“Yeah, I remember, Cath.”

“If they could do it with no holograms, or bio-implants, or fancy computers—none of any of the stuff we've got in our Seed and indeed the entire Gardener—then have a little faith. Please.”

Amelia looked down and sighed.

[Approximately 48 Hours Later]

"All Seed inhabitants, please step into your cryochambers now. The process will begin once the chambers have sealed.”

“Are you all right?”

“Yeah, Cath. I'm all right. See you on the other side, wherever that'll be.”

“See you.”

Amelia's mind began to race as she stepped inside the chamber. A universe's worth of what ifs striking through her mind like a meteor shower. The containment shield glided up from the floor in front of her. She got a cold feeling. It felt like trying to fall asleep. It felt like screaming with no voice. It felt like drowning.

And, like the void, so too was her vision dark. The beds, bathroom door, the console all faded into an electronic hum, indifferent in its seemingly eternal decrescendo. Seed #90,000 was officially on its way.
Shameless Self-Promotion 0/ magenta 0/ Forum Rules & Game FAQ

Re: Short Fiction Contest - 27/01/2014

Well, I'm very (!) new here but I decided to post something as well. Not sure about the word count though, looks more like 400 to me.


His room didn't have any windows. In fact, none of the ship’s rooms had any, the hull being a monolithic structure made from carbon nanotubes interlaced with sapphire fibres. Instead, a small display was mounted on the wall showing real-time view of the planet below.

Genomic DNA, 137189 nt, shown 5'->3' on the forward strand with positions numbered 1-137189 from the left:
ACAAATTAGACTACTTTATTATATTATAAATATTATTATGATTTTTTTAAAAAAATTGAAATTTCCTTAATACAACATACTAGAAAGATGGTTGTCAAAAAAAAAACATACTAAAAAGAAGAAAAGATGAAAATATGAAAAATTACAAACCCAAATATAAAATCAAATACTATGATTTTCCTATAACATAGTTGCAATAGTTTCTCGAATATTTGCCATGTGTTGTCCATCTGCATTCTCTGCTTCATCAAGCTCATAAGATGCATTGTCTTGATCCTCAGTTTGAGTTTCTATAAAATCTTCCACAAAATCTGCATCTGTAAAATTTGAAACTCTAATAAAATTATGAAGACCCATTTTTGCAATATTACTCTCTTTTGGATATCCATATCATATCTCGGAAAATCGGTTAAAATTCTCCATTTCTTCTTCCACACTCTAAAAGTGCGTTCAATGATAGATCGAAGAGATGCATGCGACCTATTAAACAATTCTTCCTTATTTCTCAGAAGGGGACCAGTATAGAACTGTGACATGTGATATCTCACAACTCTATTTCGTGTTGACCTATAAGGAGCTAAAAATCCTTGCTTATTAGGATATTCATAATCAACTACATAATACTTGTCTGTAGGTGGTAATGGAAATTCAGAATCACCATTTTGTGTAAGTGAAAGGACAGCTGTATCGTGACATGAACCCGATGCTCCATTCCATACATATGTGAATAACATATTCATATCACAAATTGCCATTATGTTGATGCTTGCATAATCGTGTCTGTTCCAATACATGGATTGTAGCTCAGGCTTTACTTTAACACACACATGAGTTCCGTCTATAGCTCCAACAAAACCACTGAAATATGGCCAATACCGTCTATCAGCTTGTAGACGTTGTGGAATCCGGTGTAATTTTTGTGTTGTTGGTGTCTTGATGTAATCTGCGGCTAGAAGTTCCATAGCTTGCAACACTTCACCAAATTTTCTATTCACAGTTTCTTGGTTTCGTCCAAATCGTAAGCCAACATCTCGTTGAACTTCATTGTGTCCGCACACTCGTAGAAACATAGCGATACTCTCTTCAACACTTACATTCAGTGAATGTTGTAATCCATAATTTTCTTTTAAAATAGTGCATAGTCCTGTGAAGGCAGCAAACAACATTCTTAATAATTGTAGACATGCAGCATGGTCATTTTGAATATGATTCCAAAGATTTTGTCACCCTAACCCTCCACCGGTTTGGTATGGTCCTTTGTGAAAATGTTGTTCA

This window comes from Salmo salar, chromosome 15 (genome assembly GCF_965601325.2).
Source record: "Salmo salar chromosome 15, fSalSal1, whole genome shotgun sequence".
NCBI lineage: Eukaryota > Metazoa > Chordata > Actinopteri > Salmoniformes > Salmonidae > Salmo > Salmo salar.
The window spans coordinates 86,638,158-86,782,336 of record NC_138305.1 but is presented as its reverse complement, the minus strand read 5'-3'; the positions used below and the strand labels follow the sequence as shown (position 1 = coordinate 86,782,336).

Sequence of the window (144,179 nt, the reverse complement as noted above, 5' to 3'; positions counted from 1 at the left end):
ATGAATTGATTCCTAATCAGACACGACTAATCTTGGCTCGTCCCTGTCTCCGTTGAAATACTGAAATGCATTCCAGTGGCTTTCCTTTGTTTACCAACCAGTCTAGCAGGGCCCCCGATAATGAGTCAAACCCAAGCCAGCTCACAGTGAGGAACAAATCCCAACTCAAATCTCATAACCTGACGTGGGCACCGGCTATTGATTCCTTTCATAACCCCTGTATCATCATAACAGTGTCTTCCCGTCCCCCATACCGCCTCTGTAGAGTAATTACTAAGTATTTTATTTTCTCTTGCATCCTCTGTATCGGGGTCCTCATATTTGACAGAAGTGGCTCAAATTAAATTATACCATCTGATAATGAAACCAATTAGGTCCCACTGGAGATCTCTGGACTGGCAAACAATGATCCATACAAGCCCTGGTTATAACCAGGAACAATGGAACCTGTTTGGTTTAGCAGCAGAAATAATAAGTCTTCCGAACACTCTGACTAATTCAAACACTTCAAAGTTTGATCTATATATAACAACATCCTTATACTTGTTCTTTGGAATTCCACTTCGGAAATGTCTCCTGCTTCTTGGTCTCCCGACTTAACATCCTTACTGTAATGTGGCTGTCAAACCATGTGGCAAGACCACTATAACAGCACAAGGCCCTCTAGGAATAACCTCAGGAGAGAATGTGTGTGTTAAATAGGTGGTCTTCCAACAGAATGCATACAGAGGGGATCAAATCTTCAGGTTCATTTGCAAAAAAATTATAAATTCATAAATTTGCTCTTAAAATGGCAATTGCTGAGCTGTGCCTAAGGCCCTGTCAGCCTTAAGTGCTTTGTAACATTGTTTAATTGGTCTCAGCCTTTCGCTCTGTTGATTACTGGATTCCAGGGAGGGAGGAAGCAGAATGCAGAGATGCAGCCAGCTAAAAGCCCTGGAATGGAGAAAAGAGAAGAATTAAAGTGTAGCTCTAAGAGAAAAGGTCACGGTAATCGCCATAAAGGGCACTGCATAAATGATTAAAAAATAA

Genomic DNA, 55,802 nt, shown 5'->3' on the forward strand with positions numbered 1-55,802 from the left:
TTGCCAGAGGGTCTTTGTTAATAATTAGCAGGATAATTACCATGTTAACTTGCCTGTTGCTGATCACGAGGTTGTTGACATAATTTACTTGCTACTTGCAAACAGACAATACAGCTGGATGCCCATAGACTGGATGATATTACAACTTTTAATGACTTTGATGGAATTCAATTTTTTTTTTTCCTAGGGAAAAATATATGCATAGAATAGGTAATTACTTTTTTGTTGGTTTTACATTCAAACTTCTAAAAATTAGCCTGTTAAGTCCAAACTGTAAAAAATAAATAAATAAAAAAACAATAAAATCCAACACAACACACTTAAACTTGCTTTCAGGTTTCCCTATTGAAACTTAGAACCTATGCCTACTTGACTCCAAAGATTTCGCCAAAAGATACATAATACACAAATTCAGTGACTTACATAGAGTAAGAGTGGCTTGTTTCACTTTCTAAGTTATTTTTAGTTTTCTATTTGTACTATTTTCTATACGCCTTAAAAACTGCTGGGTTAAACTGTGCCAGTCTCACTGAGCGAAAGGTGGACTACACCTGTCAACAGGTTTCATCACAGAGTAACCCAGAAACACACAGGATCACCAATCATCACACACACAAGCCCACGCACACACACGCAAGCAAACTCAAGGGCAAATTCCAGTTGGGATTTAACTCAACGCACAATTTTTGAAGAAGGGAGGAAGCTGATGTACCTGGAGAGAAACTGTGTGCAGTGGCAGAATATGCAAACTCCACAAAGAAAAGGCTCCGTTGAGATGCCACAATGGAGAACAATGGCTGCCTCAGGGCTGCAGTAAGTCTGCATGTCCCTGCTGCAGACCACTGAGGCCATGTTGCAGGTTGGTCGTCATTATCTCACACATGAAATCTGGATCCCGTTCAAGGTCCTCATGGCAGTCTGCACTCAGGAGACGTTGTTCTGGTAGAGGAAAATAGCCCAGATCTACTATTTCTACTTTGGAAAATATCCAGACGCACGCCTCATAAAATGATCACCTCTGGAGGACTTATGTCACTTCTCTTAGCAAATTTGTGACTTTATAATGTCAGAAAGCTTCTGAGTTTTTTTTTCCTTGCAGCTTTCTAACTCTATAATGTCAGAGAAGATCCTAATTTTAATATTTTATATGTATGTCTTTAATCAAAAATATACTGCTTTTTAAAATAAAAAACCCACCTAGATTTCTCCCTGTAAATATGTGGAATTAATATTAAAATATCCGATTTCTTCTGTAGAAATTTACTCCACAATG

‘Do we really have to leave?’
‘One does not disobey Council’s orders. Our representative in the Council did all he could to let us stay part of the biosphere'
'And yet, we are being re-settled on another planet!'

Emeline’s voice was trembling. She didn't want to go. None of them wanted to go. He looked in the eyes of his crew – the men and women he knew all his life, and he read the same answer everywhere.

‘I have to prepare the ship for departure’

Half-an-hour later, when he was examining sloppy welding in the engine room, he received reports about delamination of composites everywhere along the hull. This ship may not even survive the jump. But if we don’t leave now, Council will just send one of their ships to pick us up. There must be another way. And, as he observed two of the Council’s destroyers wiping out the long-abandoned bases around the system, he made his decision.

‘Sol III 84-K is ready for departure. We’ll save you the trouble and de-orbit the construction dock ourselves’

Council’s officer on the flickering, noisy screen looked at him with disapproval, but agreed with the plan.

After two minutes of firing the main engine his ship with construction dock still attached was in a steep dive towards the planet.

‘Are you sure you don’t want to go?’

Emeline, scared but defiant, shook her head.

‘Release holding clumps. Retro-burn for three seconds, turn prograde, main engine burn till we are back in geostationary. Execute…now’

As the ship climbed higher, orbital dock entered the atmosphere and disappeared over the horizon. They were preparing for hyperspace jump when a single laser beam gently touched the ship’s communication arrays. The message contained only the word ‘success’.

‘They've splashed down!’
‘Does Council know that our old stations are capable of re-entry?’